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This question already has an answer here:

How can I computationally efficiently sort a list so as to return the positions and not the actual values at those positions (which SortBy does)?

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marked as duplicate by Alexey Popkov, user9660, m_goldberg, MarcoB, Mr.Wizard Jun 5 '16 at 19:31

This question has been asked before and already has an answer. If those answers do not fully address your question, please ask a new question.

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    $\begingroup$ Are you talking about Ordering? $\endgroup$ – Kuba Jan 20 '16 at 9:05
  • $\begingroup$ yes, I didn't notice that function. Confused with R. Thanks! $\endgroup$ – Al Guy Jan 20 '16 at 9:15
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    $\begingroup$ @Kuba I guess, rather about OrderingBy (which does not yet exist as built-in). $\endgroup$ – Leonid Shifrin Jan 20 '16 at 9:47
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    $\begingroup$ @JasonB Speed. The way Mathematica evaluator works, SortBy is often vastly faster. The reason is a bit long to explain, but here is one place to look at, and here is another. It could've been discussed also here on this site, but I can't recall where. $\endgroup$ – Leonid Shifrin Jan 20 '16 at 10:30
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    $\begingroup$ here. I can see that SortBy is faster, and so a true implementation of OrderingBy probably would be faster than Ordering as written below. $\endgroup$ – Jason B. Jan 20 '16 at 10:32
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There were comments about the lack of an OrderingBy function, and for this I'll quote Szabolcs

I think that OrderingBy is not necessary. It it were to be analogous to SortBy then OrderingBy[list, f] would give exactly the same output as Ordering[f /@ list], which can even be changed to

So we can just write

orderingBy[list_, f_] := Ordering[f /@ list];
orderingBy[f_] := Ordering[f /@ #] &;

and apply it to a list,

orderingBy[{{1, 2, 3}, {2, 3, 1}, {3, 1, 2}, {2, 2}}, Total]
orderingBy[{{1, 2, 3}, {2, 3, 1}, {3, 1, 2}, {2, 2}}, Rest]
orderingBy[{{1, 2, 3}, {2, 3, 1}, {3, 1, 2}, {2, 2}}, Last]
(* {4, 1, 2, 3} *)
(* {4, 3, 1, 2} *)
(* {2, 3, 4, 1} *)

or use it in the operator form

orderingBy[Last]@{{1, 2, 3}, {2, 3, 1}, {3, 1, 2}, {2, 2}}
(* {2, 3, 4, 1} *)
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  • $\begingroup$ To save the next person who tries this solution some time: This function does not sort for tie breakers as would be the expected behavior for such a orderingBy function (Compare to the behavior of SortBy). So please read the answer by Mr. Wizard before applying this solution. Of course a perfect solution is also already given by Leonid Shifrin at the linked question. $\endgroup$ – Kvothe Sep 25 '18 at 14:11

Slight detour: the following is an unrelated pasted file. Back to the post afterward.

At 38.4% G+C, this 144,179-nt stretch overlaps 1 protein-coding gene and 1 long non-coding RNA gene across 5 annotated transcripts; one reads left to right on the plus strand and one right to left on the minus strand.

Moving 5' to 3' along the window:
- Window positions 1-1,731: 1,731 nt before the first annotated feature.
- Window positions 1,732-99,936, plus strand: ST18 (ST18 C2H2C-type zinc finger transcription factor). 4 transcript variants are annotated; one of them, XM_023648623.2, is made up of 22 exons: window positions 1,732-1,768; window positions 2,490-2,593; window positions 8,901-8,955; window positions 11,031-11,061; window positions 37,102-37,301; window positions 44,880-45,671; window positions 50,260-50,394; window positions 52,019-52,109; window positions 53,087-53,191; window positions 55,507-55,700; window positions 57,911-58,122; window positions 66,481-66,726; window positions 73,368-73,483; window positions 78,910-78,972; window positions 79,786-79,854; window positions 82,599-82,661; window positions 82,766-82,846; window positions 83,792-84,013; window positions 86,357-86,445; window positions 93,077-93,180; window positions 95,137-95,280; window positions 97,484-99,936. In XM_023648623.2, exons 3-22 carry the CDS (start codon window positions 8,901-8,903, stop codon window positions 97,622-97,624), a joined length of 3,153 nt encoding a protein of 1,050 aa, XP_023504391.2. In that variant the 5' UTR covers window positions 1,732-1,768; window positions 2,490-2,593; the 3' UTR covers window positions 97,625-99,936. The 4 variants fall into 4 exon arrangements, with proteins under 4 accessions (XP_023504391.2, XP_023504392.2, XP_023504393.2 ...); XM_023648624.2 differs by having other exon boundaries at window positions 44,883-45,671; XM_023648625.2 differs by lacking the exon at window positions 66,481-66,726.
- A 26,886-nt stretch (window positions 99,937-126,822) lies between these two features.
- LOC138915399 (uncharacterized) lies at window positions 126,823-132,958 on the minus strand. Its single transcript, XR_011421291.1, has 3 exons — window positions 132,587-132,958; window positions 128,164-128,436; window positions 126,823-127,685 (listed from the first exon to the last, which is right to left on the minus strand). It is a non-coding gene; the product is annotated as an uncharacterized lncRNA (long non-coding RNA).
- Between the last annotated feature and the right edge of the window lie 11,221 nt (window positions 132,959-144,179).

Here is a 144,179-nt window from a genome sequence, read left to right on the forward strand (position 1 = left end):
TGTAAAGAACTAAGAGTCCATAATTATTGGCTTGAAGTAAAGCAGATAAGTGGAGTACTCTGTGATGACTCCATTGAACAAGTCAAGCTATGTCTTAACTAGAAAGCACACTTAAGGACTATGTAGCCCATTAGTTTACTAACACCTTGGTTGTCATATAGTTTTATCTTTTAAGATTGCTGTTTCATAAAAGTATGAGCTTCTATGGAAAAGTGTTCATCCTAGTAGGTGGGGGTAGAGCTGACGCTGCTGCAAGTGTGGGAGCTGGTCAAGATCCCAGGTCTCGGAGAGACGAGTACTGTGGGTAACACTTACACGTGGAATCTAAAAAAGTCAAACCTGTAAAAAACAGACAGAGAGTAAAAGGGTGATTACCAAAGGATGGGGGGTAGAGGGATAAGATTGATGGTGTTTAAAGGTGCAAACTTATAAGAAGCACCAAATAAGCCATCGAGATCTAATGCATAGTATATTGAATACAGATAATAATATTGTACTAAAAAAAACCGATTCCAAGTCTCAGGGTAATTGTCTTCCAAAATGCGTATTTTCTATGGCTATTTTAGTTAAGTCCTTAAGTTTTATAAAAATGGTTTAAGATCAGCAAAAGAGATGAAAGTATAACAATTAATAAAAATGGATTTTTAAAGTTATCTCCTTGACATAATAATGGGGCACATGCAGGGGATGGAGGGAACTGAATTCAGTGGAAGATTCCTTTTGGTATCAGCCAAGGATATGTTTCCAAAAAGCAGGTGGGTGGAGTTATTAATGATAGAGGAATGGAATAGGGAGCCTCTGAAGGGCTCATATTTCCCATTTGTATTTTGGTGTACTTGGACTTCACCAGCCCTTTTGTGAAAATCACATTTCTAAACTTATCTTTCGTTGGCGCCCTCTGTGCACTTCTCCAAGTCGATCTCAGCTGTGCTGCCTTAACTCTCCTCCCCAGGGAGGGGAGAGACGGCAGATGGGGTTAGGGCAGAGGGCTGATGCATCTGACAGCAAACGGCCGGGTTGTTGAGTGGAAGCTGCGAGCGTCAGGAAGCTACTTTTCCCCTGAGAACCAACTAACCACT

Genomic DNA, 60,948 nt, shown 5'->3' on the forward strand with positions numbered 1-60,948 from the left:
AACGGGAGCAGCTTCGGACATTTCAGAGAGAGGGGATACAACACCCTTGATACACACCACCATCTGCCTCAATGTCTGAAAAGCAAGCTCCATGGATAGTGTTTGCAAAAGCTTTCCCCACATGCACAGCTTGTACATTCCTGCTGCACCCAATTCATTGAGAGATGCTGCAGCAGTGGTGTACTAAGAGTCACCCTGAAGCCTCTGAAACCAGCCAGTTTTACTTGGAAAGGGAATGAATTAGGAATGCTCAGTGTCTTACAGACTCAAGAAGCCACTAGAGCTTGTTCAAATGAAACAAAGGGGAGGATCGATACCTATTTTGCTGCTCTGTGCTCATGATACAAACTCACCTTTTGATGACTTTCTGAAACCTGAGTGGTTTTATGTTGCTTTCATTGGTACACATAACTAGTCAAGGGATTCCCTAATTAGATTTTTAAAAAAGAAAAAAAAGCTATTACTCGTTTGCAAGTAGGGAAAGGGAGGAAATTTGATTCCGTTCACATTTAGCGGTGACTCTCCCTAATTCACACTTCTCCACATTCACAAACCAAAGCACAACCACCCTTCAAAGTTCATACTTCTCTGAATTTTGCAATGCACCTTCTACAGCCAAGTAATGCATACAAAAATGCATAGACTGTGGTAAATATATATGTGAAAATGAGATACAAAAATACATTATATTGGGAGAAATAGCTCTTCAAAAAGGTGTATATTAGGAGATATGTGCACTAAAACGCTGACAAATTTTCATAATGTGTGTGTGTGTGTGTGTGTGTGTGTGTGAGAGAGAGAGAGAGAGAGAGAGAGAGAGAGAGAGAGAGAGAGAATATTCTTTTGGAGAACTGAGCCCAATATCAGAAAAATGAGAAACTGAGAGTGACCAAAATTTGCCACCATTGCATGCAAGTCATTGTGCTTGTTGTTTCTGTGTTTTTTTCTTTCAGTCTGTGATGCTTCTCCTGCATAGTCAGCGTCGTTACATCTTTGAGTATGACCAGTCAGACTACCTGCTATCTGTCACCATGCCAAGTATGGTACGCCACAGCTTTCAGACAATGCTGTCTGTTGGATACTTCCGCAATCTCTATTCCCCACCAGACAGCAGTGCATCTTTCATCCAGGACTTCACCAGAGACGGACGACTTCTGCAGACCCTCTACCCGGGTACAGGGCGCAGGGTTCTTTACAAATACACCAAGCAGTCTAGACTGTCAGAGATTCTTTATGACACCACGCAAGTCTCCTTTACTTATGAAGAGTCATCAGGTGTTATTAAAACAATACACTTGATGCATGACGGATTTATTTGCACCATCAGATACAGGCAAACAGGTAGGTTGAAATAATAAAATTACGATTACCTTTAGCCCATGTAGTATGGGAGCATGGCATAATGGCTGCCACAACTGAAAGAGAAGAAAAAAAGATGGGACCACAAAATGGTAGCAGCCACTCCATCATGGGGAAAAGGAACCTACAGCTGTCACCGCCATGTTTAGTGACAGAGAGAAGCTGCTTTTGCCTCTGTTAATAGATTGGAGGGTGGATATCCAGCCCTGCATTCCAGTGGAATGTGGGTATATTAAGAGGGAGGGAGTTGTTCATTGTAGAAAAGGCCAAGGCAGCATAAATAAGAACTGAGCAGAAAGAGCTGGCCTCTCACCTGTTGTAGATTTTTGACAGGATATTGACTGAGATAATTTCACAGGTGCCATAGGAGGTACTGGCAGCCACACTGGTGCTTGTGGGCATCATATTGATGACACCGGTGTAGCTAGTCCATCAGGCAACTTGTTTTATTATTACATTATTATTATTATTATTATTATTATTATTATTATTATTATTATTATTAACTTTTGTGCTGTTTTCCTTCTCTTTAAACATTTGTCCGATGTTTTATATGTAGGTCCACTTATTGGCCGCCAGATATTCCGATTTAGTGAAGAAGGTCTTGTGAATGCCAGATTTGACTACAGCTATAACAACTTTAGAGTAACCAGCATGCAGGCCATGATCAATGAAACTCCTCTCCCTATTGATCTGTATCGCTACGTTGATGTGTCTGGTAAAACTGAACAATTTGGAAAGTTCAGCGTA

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I think this should be marked as a duplicate of:

The method Jason posted is not equivalent to SortBy unless one is using the stable form, because no tie-breaking using the original expression is performed. Consider:

a = {{1, 7, 0}, {1, 4}, {1, 2}, {2}};

b = SortBy[a, First]
Ordering[First /@ a]
{{1, 2}, {1, 4}, {1, 7, 0}, {2}}

{1, 2, 3, 4}

Jason's method indicates that the elements are already in order, but SortBy reorders significantly. To match the default behavior of SortBy we could instead use an explicit Identity with my orderingBy function:

orderingBy[a, {First, Identity}]
a[[%]] === b
{3, 2, 1, 4}

True

To handle the default tie-break implicitly we could add a definition:

orderingBy[lst_List, sfn_] := orderingBy[lst, {sfn, Identity}]

And in v10 fashion an operator form:

orderingBy[fns_][lst_List] := orderingBy[lst, fns]

Now:

a // orderingBy[First]
{3, 2, 1, 4}
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  • $\begingroup$ Right you are, I think that makes my answer just plain wrong. Thanks for pointing it out, it isn't letting me delete the answer though $\endgroup$ – Jason B. Jun 6 '16 at 0:21
  • $\begingroup$ @Jason That is probably because it is the Accepted answer. I don't think your answer is wrong really, just incomplete. Your method is elegant where applicable and I did not intend to denigrate it. Rather I wanted to make the case that this question is a duplicate of the one referenced, and I think I was successful as four people joined me in voting that way. $\endgroup$ – Mr.Wizard Jun 6 '16 at 23:07

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